In 1970, building employees discovered a storage room sealed with tape. None of the staff knew what the room contained or why it was sealed. When they located the key, they found the flags of 75 nations that apparently were created in 1928 and intended to be flown for foreign visitors.
The building also is home to the Fisher Theatre, one of Detroit's oldest live theatre venues. The theatre, designed by the Chicago-based architectural firm of Anker S. Graven & Arthur G. Mayger, originally featured a lavish Aztec-themed interior in the Mayan Revival style, and once had Mexican-Indian art, banana trees, and live macaws that its patrons could feed. After the Depression, the theatre operated primarily as a movie house until 1961. Originally containing 3,500 seats, the interior was renovated into a 2,089-seat playhouse that allowed for more spacious seating and lobbies for patrons at a cost of $3.5 million. The decor was changed to a simple mid-century design.
The "new" Fisher Theatre opened October 2, 1961 and is owned and operated by the Nederlander Organization. It primarily features traveling productions of Broadway shows and has hosted numerous out-of-town tryouts.
- 1961: The Gay Life
- 1962: No Strings, Bravo Giovanni, Oliver!
- 1963: Sophie, Here's Love, Jennie, Hello, Dolly!
- 1964: Foxy, Fiddler on the Roof, Golden Boy, I Had a Ball
- 1965: Pleasures and Palaces, Pickwick, Skyscraper, Sweet Charity
- 1966: Pousse-Café, Walking Happy
- 1967: Illya Darling, Henry, Sweet Henry
- 1968: George M!, I'm Solomon, Lovers and Other Strangers, Maggie Flynn
- 1969: La Strada
- 1970: Applause, The Rothschilds, Not Now, Darling
- 1972: Tricks
- 1973: Seesaw, Lorelei, Turtlenecks, Gigi
- 1974: Good News, London Assurance, The Wiz
- 1979: Sugar Babies, Oklahoma!
- 1982: Seven Brides for Seven Brothers
- 1986: Into the Light
- 1996: Big
Befitting the Fisher Building's history in association with art, three nationally recognized fine-art galleries have occupied space in the structure including the Gertrude Kasle Gallery and London Fine Arts Group.
- Gertrude Kasle Gallery: Located in Suite 310 of the Fisher Building from 1965-1976 was a nationally recognized fine-art gallery hosting exhibits for some of the most highly respected artists of the second half of the 20th century including Willem de Kooning, Jim Dine, Helen Frankenthaler, Robert Goodnough, Adolph Gottlieb, Phillip Guston, Grace Hartigan, Ian Hornak, Ray Johnson, Robert Motherwell, Lowell Nesbitt, Claes Oldenburg, Robert Rauschenberg and Jack Tworkov.
- London Fine Arts Group: Located in a large portion of the third floor of the Fisher Building during the 1970s and 1980s, London Fine Arts Group acted as an internationally recognized publishing company assisting in producing limited edition art works for many internationally recognized artists including Yaacov Agam, Karel Appel, Arman, Romare Bearden, Gene Davis, Don Eddy, Alberto Giacometti, Ian Hornak, Lester Johnson, Alex Katz, Richard Lindner, Roberto Matta, Lowell Nesbitt, Robert Rauschenberg, Donald Sultan, Victor Vasarely and Larry Zox.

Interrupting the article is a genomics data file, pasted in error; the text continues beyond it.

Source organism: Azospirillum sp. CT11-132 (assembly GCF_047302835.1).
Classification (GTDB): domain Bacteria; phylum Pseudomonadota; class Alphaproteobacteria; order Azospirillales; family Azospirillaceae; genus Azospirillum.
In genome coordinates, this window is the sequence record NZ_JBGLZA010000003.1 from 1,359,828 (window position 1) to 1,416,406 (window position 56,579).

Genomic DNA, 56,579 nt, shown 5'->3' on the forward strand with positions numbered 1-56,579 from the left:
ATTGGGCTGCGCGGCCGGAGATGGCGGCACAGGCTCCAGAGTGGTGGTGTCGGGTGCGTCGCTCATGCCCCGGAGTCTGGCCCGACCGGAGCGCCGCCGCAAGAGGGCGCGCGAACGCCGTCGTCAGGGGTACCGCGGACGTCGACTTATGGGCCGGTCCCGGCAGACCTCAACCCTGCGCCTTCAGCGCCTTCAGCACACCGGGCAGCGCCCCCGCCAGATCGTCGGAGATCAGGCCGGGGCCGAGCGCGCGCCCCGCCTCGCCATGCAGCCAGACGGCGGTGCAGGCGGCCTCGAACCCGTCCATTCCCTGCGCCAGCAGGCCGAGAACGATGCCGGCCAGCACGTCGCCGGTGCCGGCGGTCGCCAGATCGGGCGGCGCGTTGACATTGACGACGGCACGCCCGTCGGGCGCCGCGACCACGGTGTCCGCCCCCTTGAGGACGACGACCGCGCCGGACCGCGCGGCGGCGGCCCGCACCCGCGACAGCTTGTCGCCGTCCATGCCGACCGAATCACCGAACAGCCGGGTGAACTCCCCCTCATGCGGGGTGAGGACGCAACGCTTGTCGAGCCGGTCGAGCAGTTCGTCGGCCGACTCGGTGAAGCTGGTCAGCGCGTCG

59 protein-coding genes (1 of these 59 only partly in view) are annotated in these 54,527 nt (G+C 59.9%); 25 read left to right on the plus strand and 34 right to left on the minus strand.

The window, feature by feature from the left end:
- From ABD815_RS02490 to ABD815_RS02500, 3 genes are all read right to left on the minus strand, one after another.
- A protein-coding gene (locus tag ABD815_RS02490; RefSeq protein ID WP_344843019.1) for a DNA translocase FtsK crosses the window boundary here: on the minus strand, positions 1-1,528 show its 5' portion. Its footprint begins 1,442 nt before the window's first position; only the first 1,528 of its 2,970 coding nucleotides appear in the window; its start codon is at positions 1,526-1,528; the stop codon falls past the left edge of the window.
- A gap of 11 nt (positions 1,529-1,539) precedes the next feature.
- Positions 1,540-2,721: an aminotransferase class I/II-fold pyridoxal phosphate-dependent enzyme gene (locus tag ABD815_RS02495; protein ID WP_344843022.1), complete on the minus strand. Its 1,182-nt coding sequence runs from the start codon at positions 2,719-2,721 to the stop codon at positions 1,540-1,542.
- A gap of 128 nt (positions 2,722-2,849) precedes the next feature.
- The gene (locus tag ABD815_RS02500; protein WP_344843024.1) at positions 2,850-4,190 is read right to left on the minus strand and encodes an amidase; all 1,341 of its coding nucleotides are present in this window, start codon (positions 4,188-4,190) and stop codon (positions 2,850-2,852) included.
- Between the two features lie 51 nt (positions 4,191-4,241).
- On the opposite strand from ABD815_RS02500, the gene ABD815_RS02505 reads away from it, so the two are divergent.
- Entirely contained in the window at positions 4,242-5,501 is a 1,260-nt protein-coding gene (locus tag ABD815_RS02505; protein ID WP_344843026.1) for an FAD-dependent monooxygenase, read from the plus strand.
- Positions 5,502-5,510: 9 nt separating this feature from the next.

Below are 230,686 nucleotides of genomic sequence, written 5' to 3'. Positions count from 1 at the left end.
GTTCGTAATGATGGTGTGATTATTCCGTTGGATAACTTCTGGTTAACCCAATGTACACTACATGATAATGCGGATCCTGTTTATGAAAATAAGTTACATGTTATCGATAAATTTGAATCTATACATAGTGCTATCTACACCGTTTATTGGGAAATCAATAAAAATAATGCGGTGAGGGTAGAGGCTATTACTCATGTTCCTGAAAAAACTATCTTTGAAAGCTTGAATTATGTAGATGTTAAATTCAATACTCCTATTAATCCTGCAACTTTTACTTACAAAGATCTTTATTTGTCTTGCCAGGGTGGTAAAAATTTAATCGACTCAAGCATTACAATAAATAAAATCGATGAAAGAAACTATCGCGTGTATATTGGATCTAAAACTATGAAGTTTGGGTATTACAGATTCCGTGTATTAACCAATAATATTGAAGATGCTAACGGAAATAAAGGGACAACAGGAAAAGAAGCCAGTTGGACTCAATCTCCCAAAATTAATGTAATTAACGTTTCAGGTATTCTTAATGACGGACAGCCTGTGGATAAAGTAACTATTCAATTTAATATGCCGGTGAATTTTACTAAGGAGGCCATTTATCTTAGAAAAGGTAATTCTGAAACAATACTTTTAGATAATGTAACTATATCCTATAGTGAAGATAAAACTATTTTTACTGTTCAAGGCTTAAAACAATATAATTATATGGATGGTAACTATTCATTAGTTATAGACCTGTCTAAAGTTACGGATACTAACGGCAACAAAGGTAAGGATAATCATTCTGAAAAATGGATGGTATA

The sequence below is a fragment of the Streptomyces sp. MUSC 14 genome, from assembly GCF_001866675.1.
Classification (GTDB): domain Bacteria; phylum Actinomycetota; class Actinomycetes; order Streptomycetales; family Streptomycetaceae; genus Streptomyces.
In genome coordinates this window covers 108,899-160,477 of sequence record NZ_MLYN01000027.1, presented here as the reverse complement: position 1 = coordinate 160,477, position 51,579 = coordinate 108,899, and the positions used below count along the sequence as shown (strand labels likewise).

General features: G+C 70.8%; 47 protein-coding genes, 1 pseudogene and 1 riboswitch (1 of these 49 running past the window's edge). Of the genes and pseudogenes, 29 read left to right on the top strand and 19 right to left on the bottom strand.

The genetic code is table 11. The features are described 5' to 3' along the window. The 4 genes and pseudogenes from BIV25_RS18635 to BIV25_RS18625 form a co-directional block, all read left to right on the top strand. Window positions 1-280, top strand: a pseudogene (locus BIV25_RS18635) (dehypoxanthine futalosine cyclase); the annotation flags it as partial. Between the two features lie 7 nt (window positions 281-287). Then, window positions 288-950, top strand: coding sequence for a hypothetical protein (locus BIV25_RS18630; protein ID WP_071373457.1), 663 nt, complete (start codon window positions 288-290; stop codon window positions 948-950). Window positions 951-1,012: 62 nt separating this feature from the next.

- Detroit Public Schools
- 4th floor: Department of State and Federal Programs (Suite 450)
- 6th floor: Office of the Secretary of the Board of Education
- 9th floor:
- 10th floor:
- 11th floor:
- 14th floor: Main Administration
- Girl Scouts of Southeastern Michigan
- Children's Hospital of Michigan Foundation - Suite 218
- City Bakery
In 2017 The Platform LLC converted the fourth floor into rental space for arts-based groups.
Fisher Building, New Center One and Walkway from Cadillac Place
- Cadillac Place
- Guardian Building
- Albert Kahn Building
- Pewabic Pottery
- List of tallest buildings in Detroit
- List of National Historic Landmarks in Michigan
- National Register of Historic Places listings in Downtown and Midtown Detroit
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In the meantime he had served as chief architect for the Fisher Building...
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- "Office of Specialized Student Service" (Brochure). (Archived September 6, 2015, at the Wayback Machine). Detroit Public Schools. Retrieved on November 30, 2015. "Fisher Building 3031 W Grand Blvd., 9th Floor Detroit MI. 48201 "
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Fisher Building – 14th Floor; 3011 W. Grand Boulevard; Detroit, MI 48202-2710
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- "Locations". Girl Scouts of Southeastern Michigan. Retrieved November 30, 2015. "Detroit Service Center / Council Shop 3011 W. Grand Blvd. 500 Fisher Bldg. Detroit, MI 48202[...]SHOP HOURS (1st Floor):"
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- "Contact Us." Children's Hospital of Michigan Foundation. Retrieved on January 2, 2018. "Children’s Hospital of Michigan Foundation 3011 West Grand Blvd Suite 218 Detroit, MI 48202"
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- Welch, Sherri (August 17, 2017). "The Platform to convert Fisher Building floor to subsidized studios for local creatives". Crain's Detroit Business. Retrieved January 2, 2018.
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- Sharoff, Robert (2005). American City: Detroit Architecture. Wayne State University Press. ISBN 0-8143-3270-6.